Recognising The Power of Agreement

Recognising The Power of Agreement

Lately, I’ve been thinking a lot about the power of our agreement when it comes to our talents/abilities and the choices we make in whether or not we feel comfortable expressing them. I’ve heard so many people say things like, “I’m not creative,” or even to go so far as to say, “I don’t have a creative bone in my body.” Comments like this aren’t only heard in the sphere of arts and culture either. I’ve heard these words come out of my own mouth before: “I’m not, and never will be, a sporty person.” In the same way that acknowledging that we’re gifted in something was likely a result of healthy encouragement from loved ones as we nurtured our talents from childhood, thinking that we’re “bad” at something was surely a result of reinforcement from our environment?

The truth is, I’m not particularly sporty, and some people aren’t necessarily very artistic, but that doesn’t mean that operating and having fun in these spaces isn’t (or shouldn’t be) possible. When we dig a little deeper, we can all find bruises made on our characters when someone, or maybe even a few people, said something mean about our strengths, our weaknesses, or even our bodies. Life isn’t all about being the best at something, but why do we shy away from even enjoying certain things because someone once told us we weren’t good enough?
Friends have told me horror stories (and I have a few of my own) of how they were told at a young age that they are bad at art or running or dancing or singing. Adults have even gone so far as to tell children that they don’t have the right body-type to do something, as if it’s only possible to spin across a stage if you’re slender or kick a ball if you have an athletic build. It sounds ridiculous and downright terrible when you hear it, but comments like this fly around every day. It’s horrible, and it shouldn’t happen, but it does. I mean, sometimes insecure people even knock you down because you ARE good at something and it makes them feel ‘less-than’.
The question is, how do we bolster ourselves against these types of comments? The more and more I mull over these questions, the more I realise that the power is in my hands. It might not have been when I was a little girl, but it certainly is now. I have the power to undo the harmful affects of harsh words in my life from the past, present, and even those to come. How? I have to realise the weight of my own agreement in these situations. I have to realise that humans are fallible and flawed, and sometimes, without realising it, we all say or do things that have the ability to hurt another and affect their confidence.
As children, we didn’t have the strength and know-how to speak against these lies in our lives, and that’s when we hopefully had loving family or friends around us to speak the truth to us. But this doesn’t mean that some lies didn’t slip through the cracks. Worse still - some kids are hearing these lies from their own loved-ones, the ones who are meant to encourage and remind them of all the good that’s inside of them.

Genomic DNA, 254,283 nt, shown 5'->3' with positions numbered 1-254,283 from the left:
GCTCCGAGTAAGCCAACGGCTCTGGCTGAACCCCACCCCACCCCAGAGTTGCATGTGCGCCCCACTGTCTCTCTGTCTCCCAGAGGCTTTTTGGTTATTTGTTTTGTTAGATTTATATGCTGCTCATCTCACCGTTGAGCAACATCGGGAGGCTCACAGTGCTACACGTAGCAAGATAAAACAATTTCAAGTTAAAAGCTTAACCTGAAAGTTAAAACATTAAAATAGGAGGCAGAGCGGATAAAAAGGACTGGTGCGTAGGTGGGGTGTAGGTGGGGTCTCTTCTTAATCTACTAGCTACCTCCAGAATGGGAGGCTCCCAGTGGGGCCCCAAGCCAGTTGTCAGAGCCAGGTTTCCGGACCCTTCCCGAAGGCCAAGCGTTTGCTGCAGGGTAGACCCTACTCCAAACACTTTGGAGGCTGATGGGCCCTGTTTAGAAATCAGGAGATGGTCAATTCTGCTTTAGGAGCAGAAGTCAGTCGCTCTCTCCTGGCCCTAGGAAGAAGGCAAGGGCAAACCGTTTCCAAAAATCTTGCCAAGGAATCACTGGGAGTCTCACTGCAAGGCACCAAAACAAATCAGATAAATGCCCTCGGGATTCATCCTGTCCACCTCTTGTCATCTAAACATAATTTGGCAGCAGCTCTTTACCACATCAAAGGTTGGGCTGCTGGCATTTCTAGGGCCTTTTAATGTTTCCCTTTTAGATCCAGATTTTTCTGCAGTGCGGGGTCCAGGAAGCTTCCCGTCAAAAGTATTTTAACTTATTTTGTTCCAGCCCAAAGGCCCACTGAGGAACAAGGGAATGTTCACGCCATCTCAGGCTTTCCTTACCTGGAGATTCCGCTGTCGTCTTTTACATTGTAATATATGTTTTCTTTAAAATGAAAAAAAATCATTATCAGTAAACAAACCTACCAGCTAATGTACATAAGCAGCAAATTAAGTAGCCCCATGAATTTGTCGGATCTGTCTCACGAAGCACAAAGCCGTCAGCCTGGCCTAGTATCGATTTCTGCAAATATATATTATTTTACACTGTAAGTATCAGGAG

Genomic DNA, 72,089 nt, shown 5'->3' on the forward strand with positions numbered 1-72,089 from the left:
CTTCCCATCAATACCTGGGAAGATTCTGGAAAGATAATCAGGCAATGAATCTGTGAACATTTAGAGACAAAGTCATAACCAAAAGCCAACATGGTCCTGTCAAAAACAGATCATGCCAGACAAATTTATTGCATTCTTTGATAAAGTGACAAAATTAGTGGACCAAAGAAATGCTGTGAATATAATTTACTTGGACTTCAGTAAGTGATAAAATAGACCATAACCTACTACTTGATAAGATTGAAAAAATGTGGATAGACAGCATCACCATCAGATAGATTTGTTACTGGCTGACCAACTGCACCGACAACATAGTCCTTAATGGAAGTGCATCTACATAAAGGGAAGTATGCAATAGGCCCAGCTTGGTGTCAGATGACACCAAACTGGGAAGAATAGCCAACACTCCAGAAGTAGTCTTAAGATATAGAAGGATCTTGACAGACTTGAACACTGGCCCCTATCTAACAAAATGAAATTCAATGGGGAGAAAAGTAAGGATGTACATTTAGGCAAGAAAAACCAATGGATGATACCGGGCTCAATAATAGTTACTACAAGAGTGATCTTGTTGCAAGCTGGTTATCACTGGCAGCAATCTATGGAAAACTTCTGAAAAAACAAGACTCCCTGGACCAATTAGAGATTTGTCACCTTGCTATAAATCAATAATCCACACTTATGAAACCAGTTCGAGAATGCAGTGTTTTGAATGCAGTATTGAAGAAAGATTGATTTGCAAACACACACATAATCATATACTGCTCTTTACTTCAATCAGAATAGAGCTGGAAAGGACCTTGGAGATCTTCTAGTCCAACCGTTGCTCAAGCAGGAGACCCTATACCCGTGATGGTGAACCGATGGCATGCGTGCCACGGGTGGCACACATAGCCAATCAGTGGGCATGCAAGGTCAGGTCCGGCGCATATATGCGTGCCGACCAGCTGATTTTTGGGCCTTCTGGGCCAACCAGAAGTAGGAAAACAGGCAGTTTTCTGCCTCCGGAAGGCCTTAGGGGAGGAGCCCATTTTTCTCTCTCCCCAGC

So where does our agreement come in? Well, these lies only sink in because we considered them as potentially true and, either immediately or over time, agreed with them. Some of you might say this responsibility shouldn’t be ours, especially when we were just innocent little kids; that people should just stop being mean. Wouldn’t that be nice?! But we can’t change others, and we also can’t self-isolate and not live out in the world... we’d just be punishing ourselves for other peoples’ insecurities. All we can do is change ourselves, from the inside out.
*As a very important sidebar: we cannot ignore the results of blatant and systemic racism, sexism, ableism, ageism (and all the other ‘isms’) on a person’s psyche and views about their talents and abilities. This is the responsibility of ALL OF US to challenge and dismantle. There is far more than the power of agreement at play here, and we can’t put the responsibility in the hands of victims to overcome this kind of mental, emotional and physical violence on their own.*
I encourage you to watch and listen to yourself over the next week or two. Whenever you talk down to yourself about something you can or can’t do, whenever you mumble “silly” or “stupid” to yourself under your breath when you drop or forget something, or whenever you just internally talk yourself out of doing/trying something because you think you won’t be good enough. Make a note on a piece of paper or on your phone. Then take a moment (or if you happen to make a quick note of it in the middle of a busy day, take some time in the evening before bed or before you get up the next morning) to ask yourself where this lie originated from. It might have been one instance or a couple. Maybe it wasn’t something someone specifically said but rather something someone didn’t say when you were seeking affirmation. Then spend some time breaking these agreements in your life and replacing them with the truth. It can look something like this:
“I reject the lie that I am not funny, and instead I replace it with the truth that I am hilarious and I make my family and friends laugh often.”
“I reject the lie that I am not creative. Every day in my school/career/relationships I am required to harness my creative mind to progress.”
Take some post-it notes and write encouragements to yourself which you can paste on your mirror or hide in your lunch box.

I hope this proves to be a helpful exercise for you. I believe it will be the beginning of something... where you begin to live more mindfully about your authentic abilities and courageously dive into new experiences just for the fun of it! I, for one, have decided that I’d like to go for surfing lessons. Maybe I’ll post a little bit more about that adventure on my blog. Keep your eyes open!

Much love,

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